What can we do?

Public admission

Before I describe how we can make things better, I’d like to point out that there are good reasons why we may find ourselves with data which is not as immaculate as it should be. For example, at the Horniman, our database is based upon eleven different sources – and that’s ignoring the differences in type and format of documentation between our three curatorial departments:

  • Richard Quick’s list of objects
  • Receipt scrapbooks
  • Accession registers
  • Index cards (pre-1947)
  • Catalogue cards (post-1947)
  • Location cards
  • Geographical area lists
  • Musical instrument catalogue sheets
  • Musical instrument box lists
  • History files
  • Typological files
Quick's list of objects
Page 89 of Richard Quick’s list of objects in the Horniman collection, ARCH/HMG/CM/002/001. Horniman Museum and Gardens.
Receipt scrapbook G
Page 5 of the Horniman Museum’s receipt scrapbook G, ARCH/HMG/CM/009/001. Horniman Museum and Gardens.
Surrey House register
Page 89 of the Horniman Museum’s first Surrey House register, ARCH/HMG/CM/001/001. Horniman Museum and Gardens.
Horniman Museum anthropology index card
A pre-1947 anthropology index card from the Horniman Museum. Horniman Museum and Gardens. Photo: Rupert Shepherd.
Horniman Museum anthropology catalogue card
A post-1947 anthropology catalogue card from the Horniman Museum. Horniman Museum and Gardens. Photo: Rupert Shepherd.
Horniman Museum natural history catalogue card (front)
The front of a natural history catalogue card from the Horniman Museum. Horniman Museum and Gardens. Photo: Rupert Shepherd.
Horniman Museum location card
A location card from the Horniman Museum. Horniman Museum and Gardens. Photo: Rupert Shepherd.

And we used five different databases before 2000, when we acquired MultiMimsy, which has evolved into the Mimsy XG system that we use today:

  • Smart II
  • dBase III
  • Oracle
  • Access
  • Snap!
5¼-inch floppy disk
Early 1990s data storage technology: a 5¼-inch floppy disk. Horniman Museum and Gardens. Photo: Rupert Shepherd.
3½-inch floppy disk
A relic of Snap! at the Horniman Museum and mid-1990s data storage technology: a 3½-inch floppy disk. Horniman Museum and Gardens. Photo: Rupert Shepherd.
Mimsy XG screen for natural history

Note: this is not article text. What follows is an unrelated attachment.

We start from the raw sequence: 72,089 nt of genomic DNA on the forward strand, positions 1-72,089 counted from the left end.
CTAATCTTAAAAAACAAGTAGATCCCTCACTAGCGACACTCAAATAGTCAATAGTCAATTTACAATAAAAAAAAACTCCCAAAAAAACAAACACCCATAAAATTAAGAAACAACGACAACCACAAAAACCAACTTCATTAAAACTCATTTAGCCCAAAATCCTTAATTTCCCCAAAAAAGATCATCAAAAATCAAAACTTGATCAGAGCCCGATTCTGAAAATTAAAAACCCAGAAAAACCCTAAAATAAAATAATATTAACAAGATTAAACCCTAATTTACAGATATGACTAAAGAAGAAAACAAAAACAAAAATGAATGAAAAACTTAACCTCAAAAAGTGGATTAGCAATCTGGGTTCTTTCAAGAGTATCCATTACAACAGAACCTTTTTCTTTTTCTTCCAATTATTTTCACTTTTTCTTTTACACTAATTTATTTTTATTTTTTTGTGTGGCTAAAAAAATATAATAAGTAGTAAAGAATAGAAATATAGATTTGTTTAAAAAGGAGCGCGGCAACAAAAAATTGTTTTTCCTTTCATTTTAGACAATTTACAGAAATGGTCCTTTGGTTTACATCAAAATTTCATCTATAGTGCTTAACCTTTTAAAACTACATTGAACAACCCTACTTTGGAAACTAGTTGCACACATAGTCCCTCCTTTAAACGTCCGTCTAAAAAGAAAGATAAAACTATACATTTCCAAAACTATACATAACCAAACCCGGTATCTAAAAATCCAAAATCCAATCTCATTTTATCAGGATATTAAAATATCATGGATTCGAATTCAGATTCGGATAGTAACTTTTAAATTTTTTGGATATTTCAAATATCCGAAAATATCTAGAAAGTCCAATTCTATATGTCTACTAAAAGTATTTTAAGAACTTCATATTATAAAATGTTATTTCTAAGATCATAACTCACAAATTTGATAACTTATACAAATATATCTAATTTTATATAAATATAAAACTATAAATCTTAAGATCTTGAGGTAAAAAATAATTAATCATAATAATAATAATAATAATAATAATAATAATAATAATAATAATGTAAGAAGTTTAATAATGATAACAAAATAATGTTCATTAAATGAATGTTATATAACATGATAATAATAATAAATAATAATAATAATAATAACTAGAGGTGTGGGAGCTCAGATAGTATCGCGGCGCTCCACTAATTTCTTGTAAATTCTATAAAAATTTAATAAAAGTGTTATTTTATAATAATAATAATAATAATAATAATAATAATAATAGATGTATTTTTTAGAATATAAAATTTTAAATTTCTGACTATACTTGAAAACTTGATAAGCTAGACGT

The Horniman Museum’s Mimsy XG screen for natural history specimens. Horniman Museum and Gardens.

Every stage of this complex evolution has allowed inaccuracies to creep in (in the manual conversions), and kludges to be made when importing or transferring data (in digital systems) in order to get something up and running in a reasonable time, usually with restricted resources. We always promise ourselves that we will come back to it and tidy it up; and then something else comes up, the opportunity has gone, and we have – a backlog of data tidying.

The Horniman is not alone in having such a complicated documentation history: for example, in 1982, the Cuming Museum published a list of the various overlapping but never comprehensive manual sources for their collections:

  • Richard Cuming’s MS catalogue, 1840/41–1854 (unnumbered)
  • MS inventories of 1906, 1911, 1911/12 & 1918 (unnumbered)
  • Typed inventory, 1924–5 & 1926–30 (numbered)
  • Accession registers, 1906–58 (part burnt in 1941)
  • Miscellaneous indexes, 1920–306

And Seb Chan made a similar point about problems caused by previous documentation only last month, when he explained why it’s difficult to give a clear statement about the copyright position of so much of the Cooper Hewitt Museum’s collection:

The majority of the Cooper Hewitt collection predates its acquisition by the Smithsonian. The collection was originally at Cooper Union until the museum there closed in 1963. It was officially acquired by the Smithsonian in 1968 and the Cooper Hewitt was opened in the Andrew Carnegie Mansion in 1976. The effect of this history is that much of the pre-1968 collection is unevenly documented and its provenance very much still under active research. Post-1976 it is possible to see, in the metadata, the different waves of museum management and collection documentation, as new objects were added to the collection and new collection policies became formalised. Being a ‘new museum’ in 1976 also meant that much of the focus was on exhibitions, not so much on the business of documenting collections. Add to this the rise of computer-based catalogues and you have a very ‘layered’ history.7

I suspect this is widespread. Who here would claim that all their collection database is 100% correct? But we don’t advertise the fact, even though it’s not a sign of a poorly-run organisation, it’s simply a fact of life for the great majority of collections of any age. The first thing we can do is start admitting publicly to the drawbacks in our current documentation. This will put us in a better position when we start arguing that we need to address them.

So: I’m Rupert, I work at the Horniman Museum, and my data is not good. Here’s a summary of the state of the Horniman’s authority data that I prepared recently, and you can see the extent of the challenge that faces us:

  • Cultures: 981 authoritative and well-organised terms; need narrative texts and links to places.
  • Events: no established standards but only 58 records; one or two records are good enough to serve as templates.
  • Materials & techniques: 714 authoritative and well-organised terms, but with no narrative texts; 409 candidate terms identified during our recent Collections People Stories project (CPS) suggest over 1350 new terms needed to index all anthropology records; also need links to species where relevant.
  • Object names: 4295 poor records, with no narrative text; probably many more candidates in object records, as yet unidentified.